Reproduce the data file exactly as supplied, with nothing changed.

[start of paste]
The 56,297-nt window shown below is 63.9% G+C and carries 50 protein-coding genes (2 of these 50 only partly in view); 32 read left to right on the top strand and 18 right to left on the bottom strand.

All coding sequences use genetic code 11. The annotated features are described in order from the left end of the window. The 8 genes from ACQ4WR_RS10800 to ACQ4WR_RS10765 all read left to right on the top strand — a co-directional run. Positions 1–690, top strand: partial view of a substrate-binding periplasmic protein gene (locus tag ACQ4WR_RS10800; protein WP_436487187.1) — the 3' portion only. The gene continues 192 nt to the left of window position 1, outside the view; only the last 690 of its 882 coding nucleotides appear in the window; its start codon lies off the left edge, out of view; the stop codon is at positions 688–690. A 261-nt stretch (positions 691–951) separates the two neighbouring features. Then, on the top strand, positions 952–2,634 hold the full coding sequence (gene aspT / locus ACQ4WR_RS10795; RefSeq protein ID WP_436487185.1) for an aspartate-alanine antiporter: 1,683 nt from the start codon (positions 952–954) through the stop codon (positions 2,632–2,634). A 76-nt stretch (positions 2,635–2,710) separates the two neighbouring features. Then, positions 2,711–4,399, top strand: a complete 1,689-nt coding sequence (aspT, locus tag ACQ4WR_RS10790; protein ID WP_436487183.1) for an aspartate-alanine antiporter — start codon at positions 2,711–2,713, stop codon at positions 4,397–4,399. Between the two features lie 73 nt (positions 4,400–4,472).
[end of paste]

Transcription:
The 56,297-nt window shown below is 63.9% G+C and carries 50 protein-coding genes (2 of these 50 only partly in view); 32 read left to right on the top strand and 18 right to left on the bottom strand.

All coding sequences use genetic code 11. The annotated features are described in order from the left end of the window. The 8 genes from ACQ4WR_RS10800 to ACQ4WR_RS10765 all read left to right on the top strand — a co-directional run. Positions 1–690, top strand: partial view of a substrate-binding periplasmic protein gene (locus tag ACQ4WR_RS10800; protein WP_436487187.1) — the 3' portion only. The gene continues 192 nt to the left of window position 1, outside the view; only the last 690 of its 882 coding nucleotides appear in the window; its start codon lies off the left edge, out of view; the stop codon is at positions 688–690. A 261-nt stretch (positions 691–951) separates the two neighbouring features. Then, on the top strand, positions 952–2,634 hold the full coding sequence (gene aspT / locus ACQ4WR_RS10795; RefSeq protein ID WP_436487185.1) for an aspartate-alanine antiporter: 1,683 nt from the start codon (positions 952–954) through the stop codon (positions 2,632–2,634). A 76-nt stretch (positions 2,635–2,710) separates the two neighbouring features. Then, positions 2,711–4,399, top strand: a complete 1,689-nt coding sequence (aspT, locus tag ACQ4WR_RS10790; protein ID WP_436487183.1) for an aspartate-alanine antiporter — start codon at positions 2,711–2,713, stop codon at positions 4,397–4,399. Between the two features lie 73 nt (positions 4,400–4,472).